Roppongi Hills back on top

March 25th, 2010 by Felicity Hughes

A bird's eye view from the Roppongi Hills' Sky Deck

A bird’s eye view from the Roppongi Hills’ Sky Deck (Satoko Kawasaki photo/The Japan Times)

Real-estate tycoon Minoru Mori has got something to celebrate this weekend. Not only is his Roppongi Hills complex hosting Roppongi Art Night, but J-Cast reports that occupancy of its office space is now up to 95 percent, recovering from a slump two years ago which saw occupancy at 85 percent. The icing on the cake for Mori is that, if early reports are to be believed, Mori Tower will soon gain a prestigious new tenant in the summer of this year: Google Japan. When Roppongi Hills opened their doors in 2003, the complex had no problems attracting high-profile clients, especially in the dot com industry, with Livedoor, Yahoo! Japan and internet shopping giant Rakuten all in residency. Not only that, but many company presidents decided to live the dream of the high rise inner-urban community by also living in the building, namely Takafumi Horie of Livedoor, Rakuten’s Hiroshi Mikitani and CyberAgent Susumu Fujita. And so the phrase “Hills zoku” (the Hills clan) was born.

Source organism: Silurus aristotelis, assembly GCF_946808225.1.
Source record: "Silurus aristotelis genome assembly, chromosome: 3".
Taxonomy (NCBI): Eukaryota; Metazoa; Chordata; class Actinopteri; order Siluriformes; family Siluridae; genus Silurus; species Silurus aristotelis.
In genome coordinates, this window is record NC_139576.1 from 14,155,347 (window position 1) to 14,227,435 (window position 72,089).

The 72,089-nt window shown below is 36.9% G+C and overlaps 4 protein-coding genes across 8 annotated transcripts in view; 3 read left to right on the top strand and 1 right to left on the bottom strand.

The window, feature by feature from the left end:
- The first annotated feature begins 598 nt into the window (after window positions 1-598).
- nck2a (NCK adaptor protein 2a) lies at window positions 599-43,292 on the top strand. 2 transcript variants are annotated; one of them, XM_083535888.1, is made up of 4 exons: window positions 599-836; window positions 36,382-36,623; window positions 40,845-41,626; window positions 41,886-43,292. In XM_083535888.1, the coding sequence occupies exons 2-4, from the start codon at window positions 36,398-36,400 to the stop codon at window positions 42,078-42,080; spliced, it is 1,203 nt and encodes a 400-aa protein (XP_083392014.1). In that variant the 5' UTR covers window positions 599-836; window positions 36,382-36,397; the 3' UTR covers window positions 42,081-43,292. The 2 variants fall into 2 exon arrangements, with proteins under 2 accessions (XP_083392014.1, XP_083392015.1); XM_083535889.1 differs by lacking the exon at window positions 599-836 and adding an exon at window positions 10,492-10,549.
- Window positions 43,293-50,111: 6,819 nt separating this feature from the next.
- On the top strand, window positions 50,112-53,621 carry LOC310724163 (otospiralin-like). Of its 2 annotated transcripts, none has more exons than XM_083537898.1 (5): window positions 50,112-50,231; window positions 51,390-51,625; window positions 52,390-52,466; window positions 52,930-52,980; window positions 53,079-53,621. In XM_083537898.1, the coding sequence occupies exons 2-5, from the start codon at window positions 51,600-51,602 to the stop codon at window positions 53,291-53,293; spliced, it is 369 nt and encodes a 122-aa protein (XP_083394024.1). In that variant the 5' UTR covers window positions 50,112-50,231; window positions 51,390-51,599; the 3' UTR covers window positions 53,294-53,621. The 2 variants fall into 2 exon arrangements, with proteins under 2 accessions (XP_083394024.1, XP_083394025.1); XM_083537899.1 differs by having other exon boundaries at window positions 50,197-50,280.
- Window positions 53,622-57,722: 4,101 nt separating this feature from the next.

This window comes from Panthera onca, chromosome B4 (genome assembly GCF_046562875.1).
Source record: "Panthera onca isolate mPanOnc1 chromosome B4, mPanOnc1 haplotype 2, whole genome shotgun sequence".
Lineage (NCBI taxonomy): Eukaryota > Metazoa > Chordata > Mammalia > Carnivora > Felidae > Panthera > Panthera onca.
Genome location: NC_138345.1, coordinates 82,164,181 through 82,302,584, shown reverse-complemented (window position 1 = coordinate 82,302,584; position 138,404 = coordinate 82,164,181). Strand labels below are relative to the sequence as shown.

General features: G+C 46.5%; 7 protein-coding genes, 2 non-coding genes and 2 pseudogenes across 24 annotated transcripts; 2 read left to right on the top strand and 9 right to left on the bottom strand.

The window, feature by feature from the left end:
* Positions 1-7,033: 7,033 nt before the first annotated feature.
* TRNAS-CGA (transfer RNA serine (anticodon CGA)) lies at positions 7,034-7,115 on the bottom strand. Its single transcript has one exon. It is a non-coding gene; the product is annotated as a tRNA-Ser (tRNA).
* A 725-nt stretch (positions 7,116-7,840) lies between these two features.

Buffeted by the Livedoor scandal, the Lehman Brothers bankruptcy and the global financial crisis, the Hills zoku proved itself to be a very loose knit family. Putting the most distance between themselves and Roppongi Hills, Rakuten decamped to Rakuten Tower on the shores of Tokyo Bay in Shinagawa. Yahoo! turned traitor and split just down the road to the new complex at Tokyo Mid Town while Livedoor slunk off to new offices in Shinjuku. While Roppongi Hills maintained high-profile customer such as Goldman Sachs, in 2008 Mori’s glittering real-estate dream was looking rather tarnished. However, in the latter part of 2009, all that began to turn around as a succession of new companies – such as Barclays, chemicals giant BASF and software solutions company SAS – moved in.

If the word on the street is true, Google will be leaving Shibuya’s Cerulean Tower, citing cramped conditions as the reason for the move. Of course, it’ll be an added bonus for the company to be moving in with Roppongi Hills’ new in-crowd. If they’re hoping to move their families in too, there’s still space available. According the the Roppongi Hills Web site rents start from ¥450,000 a month for a one bedroom apartment.

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